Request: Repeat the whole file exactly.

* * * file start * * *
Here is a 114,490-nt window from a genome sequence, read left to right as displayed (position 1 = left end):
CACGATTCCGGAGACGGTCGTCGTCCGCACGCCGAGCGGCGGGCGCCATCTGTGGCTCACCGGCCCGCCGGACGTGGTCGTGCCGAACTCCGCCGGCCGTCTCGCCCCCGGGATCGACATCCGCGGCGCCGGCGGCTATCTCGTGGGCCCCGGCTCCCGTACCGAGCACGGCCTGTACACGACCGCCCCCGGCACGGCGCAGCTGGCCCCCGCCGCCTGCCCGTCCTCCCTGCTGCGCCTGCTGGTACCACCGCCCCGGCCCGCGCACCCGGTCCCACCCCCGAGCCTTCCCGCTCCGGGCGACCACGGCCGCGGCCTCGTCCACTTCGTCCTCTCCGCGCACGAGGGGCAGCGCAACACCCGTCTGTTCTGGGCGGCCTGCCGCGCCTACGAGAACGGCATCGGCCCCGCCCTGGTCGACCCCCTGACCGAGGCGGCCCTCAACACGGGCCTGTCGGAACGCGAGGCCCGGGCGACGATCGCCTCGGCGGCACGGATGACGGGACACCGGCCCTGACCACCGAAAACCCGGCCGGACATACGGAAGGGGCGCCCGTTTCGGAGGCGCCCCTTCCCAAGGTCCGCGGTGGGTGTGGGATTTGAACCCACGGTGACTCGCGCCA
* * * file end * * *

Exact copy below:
Here is a 114,490-nt window from a genome sequence, read left to right as displayed (position 1 = left end):
CACGATTCCGGAGACGGTCGTCGTCCGCACGCCGAGCGGCGGGCGCCATCTGTGGCTCACCGGCCCGCCGGACGTGGTCGTGCCGAACTCCGCCGGCCGTCTCGCCCCCGGGATCGACATCCGCGGCGCCGGCGGCTATCTCGTGGGCCCCGGCTCCCGTACCGAGCACGGCCTGTACACGACCGCCCCCGGCACGGCGCAGCTGGCCCCCGCCGCCTGCCCGTCCTCCCTGCTGCGCCTGCTGGTACCACCGCCCCGGCCCGCGCACCCGGTCCCACCCCCGAGCCTTCCCGCTCCGGGCGACCACGGCCGCGGCCTCGTCCACTTCGTCCTCTCCGCGCACGAGGGGCAGCGCAACACCCGTCTGTTCTGGGCGGCCTGCCGCGCCTACGAGAACGGCATCGGCCCCGCCCTGGTCGACCCCCTGACCGAGGCGGCCCTCAACACGGGCCTGTCGGAACGCGAGGCCCGGGCGACGATCGCCTCGGCGGCACGGATGACGGGACACCGGCCCTGACCACCGAAAACCCGGCCGGACATACGGAAGGGGCGCCCGTTTCGGAGGCGCCCCTTCCCAAGGTCCGCGGTGGGTGTGGGATTTGAACCCACGGTGACTCGCGCCA